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2018: A Year in Film

What a year it’s been for film.


The year Netflix became a serious awards contender through its acquisition of auteur-penned films such as ‘Buster Scruggs’, ‘Annihilation’ and ‘Roma’.

 

Whilst there were sequels, remakes, re-boots and big-budget studio blockbusters, this year was a standout due to the quality and range of independent films, art house flicks and documentaries.

 

There were also some big budget misses and some unexpected gems, but this is why we all love films, whether we viewed them at our local multiplex or on our couches, we witnessed the transformative power of film as an art form.

 

Long live cinema!

 

Here are FoodnFilm's top 20 films of 2018.

 

20. Ready Player One

 

A joyous audio-visual feast. An Amblin cinematic romp. It may not carry the weight of his best work, but Steven Spielberg still elicits child-like joy in a way that few others can.


Read our full review here
.

 

 

19. The Shape of Water

 

The mythical meets the mundane in this quirky, twisted fairytale. A moving examination of man’s innate fear of the other. Or is it just fish porn? Either way, the Academy approved.

 

18. Hostiles

 

Scott Cooper’s brooding, bloodthirsty Western follows a U.S cavalry officer on his last assignment: escorting his dying enemy across the feral landscape of America’s Wild West to his home in Montana. It’s slow and hard-hitting but it’s also full of beauty and depth.

The performances are really strong. Christian Bale, Rosamund Pike and Wes Studi, especially. They carry the weight of the film’s brutal themes with grace.

It’s one of Bale’s best performances in recent years and easily Cooper’s most powerful film to date.

 

17. Three Billboards Outside Ebbing, Missouri

 

Martin McDonagh’s black comedy-drama is a difficult but rewarding film about pain, grief and the coexistence of broken people in a broken world.

 

Read our full review here.

 

16. Peterloo

 

A powerful, realist drama and a story that should have been told a long time ago.

Read our full review here.

 

15. Lady Bird

 

Greta Gerwig’s solo directorial debut is a lovely coming of age story, with a strong cast led with absolute authenticity by young Irish actress Saiorse Ronan. The mother daughter dynamic is wonderful, as is the use of music, colour and cinematography.

 

14. Leave No Trace

 

A thought-provoking and moving film that explores the themes of isolation, separation & family in a simple way. With two quiet, graceful central performances, Leave No Trace always feels real. It’s quietly mesmerising and deeply affecting in its storytelling. The dialogue is sparse and the audience is left to read between the lines. There’s very little exposition, but the story is told through the characters and their experiences. Writer & director Debra Granik has a real gift for this kind of patient storytelling. It also features the best animal performance this year!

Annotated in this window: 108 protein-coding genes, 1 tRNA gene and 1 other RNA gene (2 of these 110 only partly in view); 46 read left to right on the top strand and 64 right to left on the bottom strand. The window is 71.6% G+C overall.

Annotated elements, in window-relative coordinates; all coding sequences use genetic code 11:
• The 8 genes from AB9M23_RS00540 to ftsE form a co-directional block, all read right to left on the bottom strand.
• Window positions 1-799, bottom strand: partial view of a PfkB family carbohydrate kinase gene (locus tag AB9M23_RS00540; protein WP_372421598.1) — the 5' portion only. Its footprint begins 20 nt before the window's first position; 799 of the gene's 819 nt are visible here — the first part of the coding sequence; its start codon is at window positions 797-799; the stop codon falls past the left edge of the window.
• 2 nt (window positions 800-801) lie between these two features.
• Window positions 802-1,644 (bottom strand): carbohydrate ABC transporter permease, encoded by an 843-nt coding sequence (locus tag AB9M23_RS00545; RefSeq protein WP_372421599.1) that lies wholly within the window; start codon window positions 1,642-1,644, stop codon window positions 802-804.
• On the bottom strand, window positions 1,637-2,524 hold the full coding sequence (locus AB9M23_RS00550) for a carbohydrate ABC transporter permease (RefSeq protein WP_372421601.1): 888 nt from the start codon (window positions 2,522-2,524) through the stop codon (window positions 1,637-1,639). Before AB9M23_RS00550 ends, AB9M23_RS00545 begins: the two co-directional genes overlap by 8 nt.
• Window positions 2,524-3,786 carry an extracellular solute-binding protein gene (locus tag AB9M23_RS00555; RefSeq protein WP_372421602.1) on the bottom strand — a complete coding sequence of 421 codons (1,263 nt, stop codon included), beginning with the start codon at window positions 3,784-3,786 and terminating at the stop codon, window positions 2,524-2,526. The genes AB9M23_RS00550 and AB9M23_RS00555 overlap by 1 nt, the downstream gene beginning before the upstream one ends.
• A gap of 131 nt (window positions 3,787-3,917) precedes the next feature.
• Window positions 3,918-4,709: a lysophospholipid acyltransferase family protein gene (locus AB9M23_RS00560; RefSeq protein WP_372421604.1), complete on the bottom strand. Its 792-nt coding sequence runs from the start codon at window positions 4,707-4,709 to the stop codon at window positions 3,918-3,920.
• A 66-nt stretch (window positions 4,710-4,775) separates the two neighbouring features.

13. The Ballad of Buster Scruggs

 

The Coen Brothers return to the Wild West with a 6-part anthology film, wading in the quintessence of their cinematic journey as a beloved writer/director duo; from the sheer love of the Old West to the offbeat comedy, twisted irony and nihilistic view in some chapters.

This is the first time in over 30 years of filmmaking that they’ve opted for shooting on digital, rather than film. The resulting cinematography brings a vibrancy that works surprisingly well. Just as each chapter is an exaggeration of real life stories, so the look and feel is also.

 

12. You Were Never Really Here

 

Intense, dark and gripping yet full of moments of beauty. With echoes of Taxi Driver and Drive, Joaquin Phoenix channels his inner rage-fuelled introvert with a mission to rescue a young girl from a desperately dark situation. He manages to convey so much beneath the surface with very little outward expression. Johnny Greenwood’s peculiar score is unlike any other this year.

 

11. First Reformed

 

A provocative exploration of the Christian faith. Disturbing, dark and thought-provoking. Paul Schrader laces his script with brutal honesty, dark humour and existential angst, with a brilliant central performance from Ethan Hawke, who looks as though he aged 10 years during the filming. It’d make for a good double bill with Mother!